Mixing alcohol with evidence to get 40% reduction in violence –From Cardiff and Milwaukee to Amsterdam (post 37)
Amsterdam aims to tackle the alcohol related roots of violence using a strategy already proven to have reduced violence by more than 40% in a UK city – Cardiff. Why not in your city?
It uses data from admissions to hospital emergency rooms to identify hot spots for alcohol related violence. This enables smart policing and bye-law enforcement to focus on the source of the alcohol and so reduce violence.
Likely this strategy would be as relevant in your city as in Amsterdam or Milwaukee. It is an obvious quick win for municipalities with huge savings in costs to hospitals and to police in calls for service – not to mention stopping the costly harm to victims of violent assaults and, likely indirectly, sexual assaults.
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New Optimism for Urban Violence Prevention (post 22)
A new study confirms sustainable ways for violence prevention to succeed against one of the most intransigent challenges for urban violence. It organised the empirical knowledge to demonstrate that the cycle of violence affecting urban Aboriginal peoples in Canada is amenable to ¨risk focused¨ prevention.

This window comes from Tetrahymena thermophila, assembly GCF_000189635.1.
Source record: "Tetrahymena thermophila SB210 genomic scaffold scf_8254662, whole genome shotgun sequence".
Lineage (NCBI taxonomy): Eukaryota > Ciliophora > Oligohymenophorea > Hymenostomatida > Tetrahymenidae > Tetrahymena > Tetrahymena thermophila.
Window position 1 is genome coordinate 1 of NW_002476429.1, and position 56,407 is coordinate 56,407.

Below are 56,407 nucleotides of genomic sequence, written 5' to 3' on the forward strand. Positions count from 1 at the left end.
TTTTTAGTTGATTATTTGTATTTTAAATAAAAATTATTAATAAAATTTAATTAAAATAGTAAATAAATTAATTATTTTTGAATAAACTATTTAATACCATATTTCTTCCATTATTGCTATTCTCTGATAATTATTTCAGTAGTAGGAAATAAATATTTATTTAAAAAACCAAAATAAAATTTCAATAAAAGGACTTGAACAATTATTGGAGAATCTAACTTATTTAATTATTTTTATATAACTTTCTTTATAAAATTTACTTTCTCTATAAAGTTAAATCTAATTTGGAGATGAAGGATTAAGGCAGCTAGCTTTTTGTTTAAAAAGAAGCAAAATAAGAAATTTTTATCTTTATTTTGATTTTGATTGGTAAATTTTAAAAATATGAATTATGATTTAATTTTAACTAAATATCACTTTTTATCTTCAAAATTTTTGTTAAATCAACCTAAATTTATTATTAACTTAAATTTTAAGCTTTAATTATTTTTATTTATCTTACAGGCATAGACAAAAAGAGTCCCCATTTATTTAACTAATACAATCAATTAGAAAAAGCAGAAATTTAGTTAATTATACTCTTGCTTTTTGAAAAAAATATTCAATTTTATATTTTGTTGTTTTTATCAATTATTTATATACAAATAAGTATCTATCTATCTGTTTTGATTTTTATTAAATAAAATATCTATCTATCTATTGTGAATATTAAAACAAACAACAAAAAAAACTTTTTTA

Stakeholders in positions to implement prevention agree with the science but lack the political and financial support to sustain the actions that would save lives and avoid wasted taxes. However, a growing number of ¨super-cops¨ in Canada, UK and USA are calling for actions that continue smart enforcement but embrace and fund effective prevention.
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Where is the evidence that prevention reduces crime? (post 20)
Government agencies now provide searchable data banks of promising best practices which have been proven to prevent crime. Leading experts point to the successful ways to reduce violence by focusing on early childhood, youth programs and actions on violence against women.
Pioneering practitioners, experts and jurisdictions are balancing smart enforcement with greater investment in proven and logical prevention strategies. They call for braiding policing, schools, housing, social services and so on.
This blog provides selected sources for seven topics that recur in the pragmatic discussions about how to invest and make the successful shift to much greater reduction of crime and prevention of victimization.
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Posted in CRIME VICTIMS RIGHTS
Also tagged balance enforcement and prevention, corrections, courts, Crime Prevention, crime reduction, crime reduction board, crime victim rights, gangs, mass incarceration, policing, Reinvesting in justice, smart policing, Violence Against Women, what works, youth crime